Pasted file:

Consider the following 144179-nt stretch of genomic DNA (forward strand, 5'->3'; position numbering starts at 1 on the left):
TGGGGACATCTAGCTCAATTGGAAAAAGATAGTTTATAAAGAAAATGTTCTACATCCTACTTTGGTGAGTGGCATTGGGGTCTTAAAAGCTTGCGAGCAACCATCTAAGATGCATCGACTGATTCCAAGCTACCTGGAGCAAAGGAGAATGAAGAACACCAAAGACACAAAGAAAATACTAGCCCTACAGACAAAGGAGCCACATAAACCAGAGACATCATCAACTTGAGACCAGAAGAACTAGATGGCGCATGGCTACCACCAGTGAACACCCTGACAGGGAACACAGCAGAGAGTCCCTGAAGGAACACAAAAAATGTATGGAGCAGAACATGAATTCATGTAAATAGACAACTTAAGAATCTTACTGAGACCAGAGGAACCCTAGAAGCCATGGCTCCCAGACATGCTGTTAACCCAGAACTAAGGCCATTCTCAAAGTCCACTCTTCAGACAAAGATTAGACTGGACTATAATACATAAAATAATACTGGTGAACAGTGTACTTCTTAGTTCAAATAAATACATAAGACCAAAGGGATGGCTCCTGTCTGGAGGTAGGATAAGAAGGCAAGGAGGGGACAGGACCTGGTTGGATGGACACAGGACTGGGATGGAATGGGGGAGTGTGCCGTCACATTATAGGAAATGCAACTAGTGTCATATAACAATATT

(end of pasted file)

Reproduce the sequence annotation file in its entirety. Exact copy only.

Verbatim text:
Consider the following 144179-nt stretch of genomic DNA (forward strand, 5'->3'; position numbering starts at 1 on the left):
TGGGGACATCTAGCTCAATTGGAAAAAGATAGTTTATAAAGAAAATGTTCTACATCCTACTTTGGTGAGTGGCATTGGGGTCTTAAAAGCTTGCGAGCAACCATCTAAGATGCATCGACTGATTCCAAGCTACCTGGAGCAAAGGAGAATGAAGAACACCAAAGACACAAAGAAAATACTAGCCCTACAGACAAAGGAGCCACATAAACCAGAGACATCATCAACTTGAGACCAGAAGAACTAGATGGCGCATGGCTACCACCAGTGAACACCCTGACAGGGAACACAGCAGAGAGTCCCTGAAGGAACACAAAAAATGTATGGAGCAGAACATGAATTCATGTAAATAGACAACTTAAGAATCTTACTGAGACCAGAGGAACCCTAGAAGCCATGGCTCCCAGACATGCTGTTAACCCAGAACTAAGGCCATTCTCAAAGTCCACTCTTCAGACAAAGATTAGACTGGACTATAATACATAAAATAATACTGGTGAACAGTGTACTTCTTAGTTCAAATAAATACATAAGACCAAAGGGATGGCTCCTGTCTGGAGGTAGGATAAGAAGGCAAGGAGGGGACAGGACCTGGTTGGATGGACACAGGACTGGGATGGAATGGGGGAGTGTGCCGTCACATTATAGGAAATGCAACTAGTGTCATATAACAATATT